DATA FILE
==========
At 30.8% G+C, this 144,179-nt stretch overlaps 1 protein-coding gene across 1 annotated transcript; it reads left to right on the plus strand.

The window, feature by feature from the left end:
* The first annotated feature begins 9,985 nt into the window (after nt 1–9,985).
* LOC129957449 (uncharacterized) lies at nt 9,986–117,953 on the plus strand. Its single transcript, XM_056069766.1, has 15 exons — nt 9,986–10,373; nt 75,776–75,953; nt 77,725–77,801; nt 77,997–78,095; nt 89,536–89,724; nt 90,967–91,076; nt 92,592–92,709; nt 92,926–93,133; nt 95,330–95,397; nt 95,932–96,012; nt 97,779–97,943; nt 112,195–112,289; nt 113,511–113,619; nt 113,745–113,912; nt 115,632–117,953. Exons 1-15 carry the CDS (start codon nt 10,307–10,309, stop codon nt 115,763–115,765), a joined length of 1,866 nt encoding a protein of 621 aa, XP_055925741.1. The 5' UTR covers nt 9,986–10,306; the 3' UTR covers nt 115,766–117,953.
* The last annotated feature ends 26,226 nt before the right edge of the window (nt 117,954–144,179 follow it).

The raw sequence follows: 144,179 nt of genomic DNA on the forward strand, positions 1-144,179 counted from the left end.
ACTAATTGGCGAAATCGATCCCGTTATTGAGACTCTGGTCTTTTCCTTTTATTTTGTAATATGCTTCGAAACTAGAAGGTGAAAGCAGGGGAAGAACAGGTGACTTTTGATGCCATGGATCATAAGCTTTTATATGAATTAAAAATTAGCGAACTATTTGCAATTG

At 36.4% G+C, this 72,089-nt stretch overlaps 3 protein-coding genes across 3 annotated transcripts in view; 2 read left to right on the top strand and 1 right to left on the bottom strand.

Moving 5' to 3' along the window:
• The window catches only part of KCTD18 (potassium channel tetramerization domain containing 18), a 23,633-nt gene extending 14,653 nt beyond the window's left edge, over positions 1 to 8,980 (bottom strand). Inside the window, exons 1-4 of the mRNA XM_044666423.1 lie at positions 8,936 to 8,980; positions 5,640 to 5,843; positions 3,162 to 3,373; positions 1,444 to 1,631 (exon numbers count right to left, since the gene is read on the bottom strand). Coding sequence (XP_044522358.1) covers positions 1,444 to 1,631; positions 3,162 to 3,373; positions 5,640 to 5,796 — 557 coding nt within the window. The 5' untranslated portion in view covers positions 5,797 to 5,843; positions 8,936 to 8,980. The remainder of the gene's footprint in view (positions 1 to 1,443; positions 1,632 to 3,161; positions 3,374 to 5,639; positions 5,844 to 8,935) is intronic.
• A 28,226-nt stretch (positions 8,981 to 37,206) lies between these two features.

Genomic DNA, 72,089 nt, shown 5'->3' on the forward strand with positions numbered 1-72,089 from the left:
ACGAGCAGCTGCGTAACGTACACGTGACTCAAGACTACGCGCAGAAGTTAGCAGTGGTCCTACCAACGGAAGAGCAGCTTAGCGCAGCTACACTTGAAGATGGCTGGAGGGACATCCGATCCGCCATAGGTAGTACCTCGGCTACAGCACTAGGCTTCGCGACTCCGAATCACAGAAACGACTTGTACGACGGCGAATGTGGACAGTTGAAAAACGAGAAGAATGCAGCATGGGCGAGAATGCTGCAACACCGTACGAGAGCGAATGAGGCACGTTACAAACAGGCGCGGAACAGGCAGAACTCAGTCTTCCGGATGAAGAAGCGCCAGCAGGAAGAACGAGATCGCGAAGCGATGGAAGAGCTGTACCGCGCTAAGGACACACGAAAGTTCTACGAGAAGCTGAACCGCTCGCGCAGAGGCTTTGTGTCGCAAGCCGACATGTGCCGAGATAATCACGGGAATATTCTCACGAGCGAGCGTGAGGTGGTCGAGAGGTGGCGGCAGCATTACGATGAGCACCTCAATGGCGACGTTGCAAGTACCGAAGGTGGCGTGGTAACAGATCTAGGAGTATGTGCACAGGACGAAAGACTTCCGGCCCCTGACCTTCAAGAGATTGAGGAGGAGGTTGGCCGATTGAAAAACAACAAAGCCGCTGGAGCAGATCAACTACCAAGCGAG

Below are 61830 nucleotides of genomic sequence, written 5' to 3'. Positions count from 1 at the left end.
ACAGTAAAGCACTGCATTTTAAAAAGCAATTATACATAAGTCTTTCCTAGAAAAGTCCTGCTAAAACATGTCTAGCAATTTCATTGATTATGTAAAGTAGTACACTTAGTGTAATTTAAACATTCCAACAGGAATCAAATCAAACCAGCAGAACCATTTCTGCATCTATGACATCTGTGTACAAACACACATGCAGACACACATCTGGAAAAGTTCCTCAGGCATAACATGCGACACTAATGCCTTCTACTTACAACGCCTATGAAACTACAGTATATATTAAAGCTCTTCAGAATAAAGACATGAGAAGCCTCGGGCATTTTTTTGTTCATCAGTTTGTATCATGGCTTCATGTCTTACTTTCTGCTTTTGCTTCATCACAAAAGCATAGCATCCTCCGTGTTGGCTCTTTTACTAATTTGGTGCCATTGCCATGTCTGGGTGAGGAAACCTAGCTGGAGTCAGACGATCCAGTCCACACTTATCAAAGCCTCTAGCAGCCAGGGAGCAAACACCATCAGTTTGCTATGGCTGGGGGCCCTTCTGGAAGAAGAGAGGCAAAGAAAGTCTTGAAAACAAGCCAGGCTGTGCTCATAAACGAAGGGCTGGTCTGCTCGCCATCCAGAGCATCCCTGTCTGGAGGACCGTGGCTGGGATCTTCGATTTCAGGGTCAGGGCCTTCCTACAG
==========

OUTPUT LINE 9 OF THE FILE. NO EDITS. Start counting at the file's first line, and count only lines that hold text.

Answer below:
Moving 5' to 3' along the window: